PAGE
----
The final H8th Night Market of the year will take place on Friday at the intersection of N. Hudson Avenue and NW 8th Street in midtown Oklahoma City. Fifty-one food trucks are scheduled to line up for the final incarnation of the festival in 2014. Things are set to kick off at 7 p.m., but if the September H8th was any indication, things will get going much earlier.

The big night

On the last Friday of September crowds of people meandered up and down Hudson street an hour and a half before the event was set to kick off, reading menus and chatting with vendors who were setting up their food trucks in preparation for the big night.

At Off The Hook Seafood More, Joyce Harris was arriving. Harris, who co-owns the seafood truck with her husband Cory, was running a little behind after picking up her kids from school.

She stopped at the cheese steak truck next door before making her way over. Off The Hook had a second window facing the neighboring truck, and Harris’ first task of the night was to ask if they would back up and give her truck some space.

“I don’t think they’re too happy about it,” Harris said. “But hey, we all got to be family. Got to work together.”

As the popularity of food trucks has grown in the Oklahoma City area, so has the sense of community that Harris mentioned.

“It’s like a fraternity,” said Glen Franklin, the owner of G’s Chili Company, about the interactions between owners in the budding industry. In September the Oklahoma Independent Food Truck Association held its first-ever meeting.

The food truck association will serve as a sort of food truck union to keep the trucks on the same page and protect them from business owners or event holders requesting a cut of their profits, Franklin said.

A growing business

Franklin’s chili is his passion. His food truck is the most recent vessel he’s used to share that passion with the public. It’s a family recipe that he once sold in grocery stores, but when the economy tanked in 2008, he was forced to stop. His daughters are the ones who convinced him to consider a truck after they attended one of the first H8th festivals.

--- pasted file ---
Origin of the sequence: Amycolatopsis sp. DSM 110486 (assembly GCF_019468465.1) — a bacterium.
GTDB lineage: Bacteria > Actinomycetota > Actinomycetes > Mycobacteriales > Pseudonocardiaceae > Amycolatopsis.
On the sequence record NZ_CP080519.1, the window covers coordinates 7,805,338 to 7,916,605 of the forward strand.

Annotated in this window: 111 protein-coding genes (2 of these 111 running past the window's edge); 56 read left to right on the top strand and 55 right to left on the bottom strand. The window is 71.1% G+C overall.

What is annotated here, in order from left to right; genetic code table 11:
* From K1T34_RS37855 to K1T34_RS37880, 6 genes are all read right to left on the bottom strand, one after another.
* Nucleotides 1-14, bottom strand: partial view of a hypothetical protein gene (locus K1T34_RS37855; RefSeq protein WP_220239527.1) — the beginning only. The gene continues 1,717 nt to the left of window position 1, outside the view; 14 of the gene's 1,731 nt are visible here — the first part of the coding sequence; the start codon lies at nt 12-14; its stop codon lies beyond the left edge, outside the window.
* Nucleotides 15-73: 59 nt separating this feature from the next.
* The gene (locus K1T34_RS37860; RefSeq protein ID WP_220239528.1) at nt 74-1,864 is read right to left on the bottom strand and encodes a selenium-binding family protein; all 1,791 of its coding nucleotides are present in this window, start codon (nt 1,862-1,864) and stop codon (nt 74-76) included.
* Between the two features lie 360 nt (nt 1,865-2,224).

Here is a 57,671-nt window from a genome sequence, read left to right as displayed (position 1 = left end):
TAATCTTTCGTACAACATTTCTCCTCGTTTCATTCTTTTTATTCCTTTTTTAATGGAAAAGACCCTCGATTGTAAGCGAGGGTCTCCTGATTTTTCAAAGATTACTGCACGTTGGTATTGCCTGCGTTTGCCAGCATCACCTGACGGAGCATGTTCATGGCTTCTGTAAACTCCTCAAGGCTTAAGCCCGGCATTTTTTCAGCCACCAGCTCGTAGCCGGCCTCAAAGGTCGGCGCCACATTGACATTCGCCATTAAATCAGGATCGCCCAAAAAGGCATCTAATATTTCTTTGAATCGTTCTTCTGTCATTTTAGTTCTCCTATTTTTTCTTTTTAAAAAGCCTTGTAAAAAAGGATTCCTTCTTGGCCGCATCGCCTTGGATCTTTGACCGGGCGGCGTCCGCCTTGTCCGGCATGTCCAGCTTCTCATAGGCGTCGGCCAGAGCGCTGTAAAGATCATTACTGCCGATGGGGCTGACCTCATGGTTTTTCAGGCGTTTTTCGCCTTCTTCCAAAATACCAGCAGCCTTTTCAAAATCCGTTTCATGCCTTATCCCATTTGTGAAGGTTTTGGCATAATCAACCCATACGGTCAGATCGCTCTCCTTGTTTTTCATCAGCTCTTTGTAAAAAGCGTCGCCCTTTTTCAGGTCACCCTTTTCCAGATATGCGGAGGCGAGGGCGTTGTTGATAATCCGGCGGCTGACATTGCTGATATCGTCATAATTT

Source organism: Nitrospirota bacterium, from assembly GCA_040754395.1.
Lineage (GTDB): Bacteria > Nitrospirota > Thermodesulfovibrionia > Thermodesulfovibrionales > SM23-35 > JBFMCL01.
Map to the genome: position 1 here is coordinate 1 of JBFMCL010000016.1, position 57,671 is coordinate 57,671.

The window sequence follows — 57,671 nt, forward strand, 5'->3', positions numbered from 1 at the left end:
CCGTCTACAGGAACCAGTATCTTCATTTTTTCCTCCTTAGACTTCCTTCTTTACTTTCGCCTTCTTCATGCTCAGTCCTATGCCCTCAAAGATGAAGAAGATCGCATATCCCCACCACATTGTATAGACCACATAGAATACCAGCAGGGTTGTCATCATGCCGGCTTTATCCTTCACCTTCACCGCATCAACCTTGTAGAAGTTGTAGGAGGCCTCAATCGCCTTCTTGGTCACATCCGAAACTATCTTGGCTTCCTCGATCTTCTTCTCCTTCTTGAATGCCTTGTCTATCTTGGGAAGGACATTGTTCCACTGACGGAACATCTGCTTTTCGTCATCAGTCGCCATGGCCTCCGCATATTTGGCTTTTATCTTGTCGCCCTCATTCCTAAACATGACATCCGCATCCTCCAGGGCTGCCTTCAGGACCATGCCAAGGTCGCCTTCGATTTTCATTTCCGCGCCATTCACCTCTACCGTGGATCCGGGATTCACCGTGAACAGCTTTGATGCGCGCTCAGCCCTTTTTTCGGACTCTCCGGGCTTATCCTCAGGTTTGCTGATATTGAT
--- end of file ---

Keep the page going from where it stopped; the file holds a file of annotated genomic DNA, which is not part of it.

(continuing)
“They came home and said, ‘Dad, you need to get a food truck,’” he said.

So Franklin did, and G’s Chili made its debut at the first H8th of 2014.

The event is now in its fourth year and has grown to draw around 30,000 people.

The constant hum of 48 mobile generators powering 48 mobile eateries combined with the music being pumped through some of the trucks’ speakers and the live performances taking place provided the soundtrack for the evening. The crowd thickened throughout the night. Long lines at the trucks created roadblocks that halted the flow of foot traffic every 40 feet.

Almost everybody walking around had some type of food in their hand, ranging from tacos to pizza to “All Natural Popsicles.”

The food truck scene in Oklahoma has exploded recently. Bleu Gartens, the first fixed food truck park in Oklahoma City, opened the night before the September H8th. As the festival’s season ends on Friday and the weather turns colder, Bleu Gartens will provide a location where folks can continue to get their food truck fix through the winter.

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Oct 31, 2014
Kim Rivers

Triangle Restaurant News: Food truck opens brick-and-mortar location

A snickerdoodle cupcake from Sweet Traditions by LeAne. (Image from Sweet Traditions)

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— Another food truck has opened a brick-and-mortar location. Sweet Traditions by LeAne, which is known for its tasty cupcakes, has opened a location at 12516 Capital Blvd., in the Lowe’s Foods Shopping Center in Wake Forest. In addition to cupcakes, LeAne also makes some pretty tasty specialty cakes. The shop will be open Tuesday through Saturday. 

Southern Season in Chapel Hill has officially opened its “Vivian Howard” section. The shop within the shop will feature some of the Kinston chef and PBS star’s favorite artisan products, gadgets and kitchen staples. 

Saltbox Seafood Joint in Durham unveiled its new truck via Facebook this week. No word on when or where it will be stopping, but we can’t wait! 

Durham is getting a new bar. The Atomic Fern is coming to 108 E. Parrish St., next to Monuts Donuts, Triangle Business Journal reports. The bar, which is hoping to open by mid-November, will serve wine, liquor and craft beer. Food will not be served.